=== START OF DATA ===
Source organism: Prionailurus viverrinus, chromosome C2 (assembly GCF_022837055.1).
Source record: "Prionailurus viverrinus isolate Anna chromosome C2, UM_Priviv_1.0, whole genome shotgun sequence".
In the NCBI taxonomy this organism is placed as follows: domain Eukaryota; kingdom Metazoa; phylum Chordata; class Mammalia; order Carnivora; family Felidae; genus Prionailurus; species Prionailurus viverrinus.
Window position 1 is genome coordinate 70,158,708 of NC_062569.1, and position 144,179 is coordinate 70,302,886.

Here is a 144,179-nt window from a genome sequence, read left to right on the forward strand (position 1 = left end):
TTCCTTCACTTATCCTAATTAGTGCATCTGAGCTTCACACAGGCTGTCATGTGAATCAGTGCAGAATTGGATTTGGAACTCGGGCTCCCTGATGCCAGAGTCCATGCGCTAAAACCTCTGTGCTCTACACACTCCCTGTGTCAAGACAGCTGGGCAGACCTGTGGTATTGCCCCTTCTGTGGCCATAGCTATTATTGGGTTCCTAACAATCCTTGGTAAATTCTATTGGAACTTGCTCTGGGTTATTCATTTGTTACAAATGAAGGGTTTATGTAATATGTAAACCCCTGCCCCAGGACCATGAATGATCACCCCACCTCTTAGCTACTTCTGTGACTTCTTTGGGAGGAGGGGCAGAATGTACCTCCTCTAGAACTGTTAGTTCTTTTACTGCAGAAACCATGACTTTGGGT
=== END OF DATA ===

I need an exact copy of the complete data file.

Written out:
Source organism: Prionailurus viverrinus, chromosome C2 (assembly GCF_022837055.1).
Source record: "Prionailurus viverrinus isolate Anna chromosome C2, UM_Priviv_1.0, whole genome shotgun sequence".
In the NCBI taxonomy this organism is placed as follows: domain Eukaryota; kingdom Metazoa; phylum Chordata; class Mammalia; order Carnivora; family Felidae; genus Prionailurus; species Prionailurus viverrinus.
Window position 1 is genome coordinate 70,158,708 of NC_062569.1, and position 144,179 is coordinate 70,302,886.

Here is a 144,179-nt window from a genome sequence, read left to right on the forward strand (position 1 = left end):
TTCCTTCACTTATCCTAATTAGTGCATCTGAGCTTCACACAGGCTGTCATGTGAATCAGTGCAGAATTGGATTTGGAACTCGGGCTCCCTGATGCCAGAGTCCATGCGCTAAAACCTCTGTGCTCTACACACTCCCTGTGTCAAGACAGCTGGGCAGACCTGTGGTATTGCCCCTTCTGTGGCCATAGCTATTATTGGGTTCCTAACAATCCTTGGTAAATTCTATTGGAACTTGCTCTGGGTTATTCATTTGTTACAAATGAAGGGTTTATGTAATATGTAAACCCCTGCCCCAGGACCATGAATGATCACCCCACCTCTTAGCTACTTCTGTGACTTCTTTGGGAGGAGGGGCAGAATGTACCTCCTCTAGAACTGTTAGTTCTTTTACTGCAGAAACCATGACTTTGGGT